Microfluidics generated liquid crystal (LC) droplets are currently used as microresonators in optofluidics applications due to their small size, narrow droplets diameter distributions, high Q-factor and tunability properties. In this work we report a short review regarding lasing from cholesteric liquid crystals (CLCs) confined in spherical microdroplets generated in a thermally stabilized environment by using a microfluidic technique. The photonic bandgaps (PBGs) have been theoretically calculated and experimentally measured as a function of temperature. A wide tuning effect of hundreds of nanometers has been experimentally observed for the main PBG and reported for two different concentrations of the chiral dopant used to give chirality to the nematic LC. A single-droplet lasing effect has been reported and optimized by using a stop flow technique and the dynamic of the reorientation inside the droplets observed under a polarized optical microscope integrated into the experimental setup.

Lasing from chiral doped nematic liquid crystal droplets generated in a microfluidic device

SIMONI, FRANCESCO;Hernandez, R. J.;Cipparrone, G.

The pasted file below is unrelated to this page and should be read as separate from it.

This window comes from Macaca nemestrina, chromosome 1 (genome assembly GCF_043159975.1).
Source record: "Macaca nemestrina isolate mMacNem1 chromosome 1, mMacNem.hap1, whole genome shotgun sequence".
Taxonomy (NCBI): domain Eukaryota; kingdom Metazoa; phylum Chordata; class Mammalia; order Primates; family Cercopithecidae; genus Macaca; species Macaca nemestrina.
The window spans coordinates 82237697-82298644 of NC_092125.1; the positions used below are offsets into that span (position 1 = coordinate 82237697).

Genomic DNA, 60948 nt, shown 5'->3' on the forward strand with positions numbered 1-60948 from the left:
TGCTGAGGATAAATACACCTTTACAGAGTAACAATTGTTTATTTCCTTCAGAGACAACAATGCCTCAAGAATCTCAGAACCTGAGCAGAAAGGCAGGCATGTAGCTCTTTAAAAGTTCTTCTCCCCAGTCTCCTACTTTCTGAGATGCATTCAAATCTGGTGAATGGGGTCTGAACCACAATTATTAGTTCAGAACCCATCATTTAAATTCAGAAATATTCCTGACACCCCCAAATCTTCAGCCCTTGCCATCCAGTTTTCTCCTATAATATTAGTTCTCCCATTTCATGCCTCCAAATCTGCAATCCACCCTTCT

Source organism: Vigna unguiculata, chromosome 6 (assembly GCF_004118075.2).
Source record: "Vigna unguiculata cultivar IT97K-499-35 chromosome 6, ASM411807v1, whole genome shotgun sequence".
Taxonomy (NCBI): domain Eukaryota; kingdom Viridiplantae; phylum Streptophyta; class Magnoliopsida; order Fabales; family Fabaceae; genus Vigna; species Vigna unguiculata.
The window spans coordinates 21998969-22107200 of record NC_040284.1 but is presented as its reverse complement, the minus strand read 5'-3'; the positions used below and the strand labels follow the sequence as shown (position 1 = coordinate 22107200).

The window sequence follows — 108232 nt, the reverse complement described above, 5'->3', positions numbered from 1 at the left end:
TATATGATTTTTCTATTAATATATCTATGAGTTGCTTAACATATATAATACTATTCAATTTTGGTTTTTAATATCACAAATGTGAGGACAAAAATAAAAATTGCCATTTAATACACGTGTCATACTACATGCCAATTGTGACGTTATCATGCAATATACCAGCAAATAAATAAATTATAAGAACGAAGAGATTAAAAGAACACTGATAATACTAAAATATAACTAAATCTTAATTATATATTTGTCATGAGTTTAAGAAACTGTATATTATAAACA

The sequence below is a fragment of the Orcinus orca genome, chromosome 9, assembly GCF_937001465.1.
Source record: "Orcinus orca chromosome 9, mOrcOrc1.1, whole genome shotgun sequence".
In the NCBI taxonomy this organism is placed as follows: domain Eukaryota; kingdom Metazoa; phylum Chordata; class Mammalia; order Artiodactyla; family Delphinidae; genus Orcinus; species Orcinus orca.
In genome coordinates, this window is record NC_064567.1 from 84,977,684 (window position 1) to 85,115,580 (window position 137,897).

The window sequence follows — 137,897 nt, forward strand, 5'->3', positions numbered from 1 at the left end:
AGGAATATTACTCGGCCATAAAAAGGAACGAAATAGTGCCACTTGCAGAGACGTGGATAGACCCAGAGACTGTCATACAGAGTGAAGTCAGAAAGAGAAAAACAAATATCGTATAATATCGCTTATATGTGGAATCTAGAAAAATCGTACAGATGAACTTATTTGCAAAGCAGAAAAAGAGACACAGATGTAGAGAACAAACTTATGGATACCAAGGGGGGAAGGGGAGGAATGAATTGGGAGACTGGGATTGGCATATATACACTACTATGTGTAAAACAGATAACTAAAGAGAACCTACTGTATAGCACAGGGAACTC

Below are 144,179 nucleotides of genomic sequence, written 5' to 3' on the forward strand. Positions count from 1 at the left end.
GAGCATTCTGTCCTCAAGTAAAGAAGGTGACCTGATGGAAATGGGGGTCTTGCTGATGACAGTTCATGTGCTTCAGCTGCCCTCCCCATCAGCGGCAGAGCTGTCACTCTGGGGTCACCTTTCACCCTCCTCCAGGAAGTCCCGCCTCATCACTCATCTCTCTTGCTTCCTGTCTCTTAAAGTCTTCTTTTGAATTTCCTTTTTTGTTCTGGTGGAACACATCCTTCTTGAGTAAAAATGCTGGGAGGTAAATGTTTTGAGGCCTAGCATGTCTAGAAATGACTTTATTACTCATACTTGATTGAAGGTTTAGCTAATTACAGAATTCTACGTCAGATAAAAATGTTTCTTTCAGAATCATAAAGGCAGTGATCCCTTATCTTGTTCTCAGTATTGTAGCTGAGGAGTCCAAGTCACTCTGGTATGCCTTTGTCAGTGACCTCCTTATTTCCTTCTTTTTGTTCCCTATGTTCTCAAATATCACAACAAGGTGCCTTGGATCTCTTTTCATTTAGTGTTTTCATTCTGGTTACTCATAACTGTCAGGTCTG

2017

Abstract

Microfluidics generated liquid crystal (LC) droplets are currently used as microresonators in optofluidics applications due to their small size, narrow droplets diameter distributions, high Q-factor and tunability properties. In this work we report a short review regarding lasing from cholesteric liquid crystals (CLCs) confined in spherical microdroplets generated in a thermally stabilized environment by using a microfluidic technique. The photonic bandgaps (PBGs) have been theoretically calculated and experimentally measured as a function of temperature. A wide tuning effect of hundreds of nanometers has been experimentally observed for the main PBG and reported for two different concentrations of the chiral dopant used to give chirality to the nematic LC. A single-droplet lasing effect has been reported and optimized by using a stop flow technique and the dynamic of the reorientation inside the droplets observed under a polarized optical microscope integrated into the experimental setup.
Cholesteric liquid crystals; lasing; microfluidics; Chemistry (all); Materials Science (all); Condensed Matter Physics
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Utilizza questo identificativo per citare o creare un link a questo documento: https://hdl.handle.net/20.500.11770/282915
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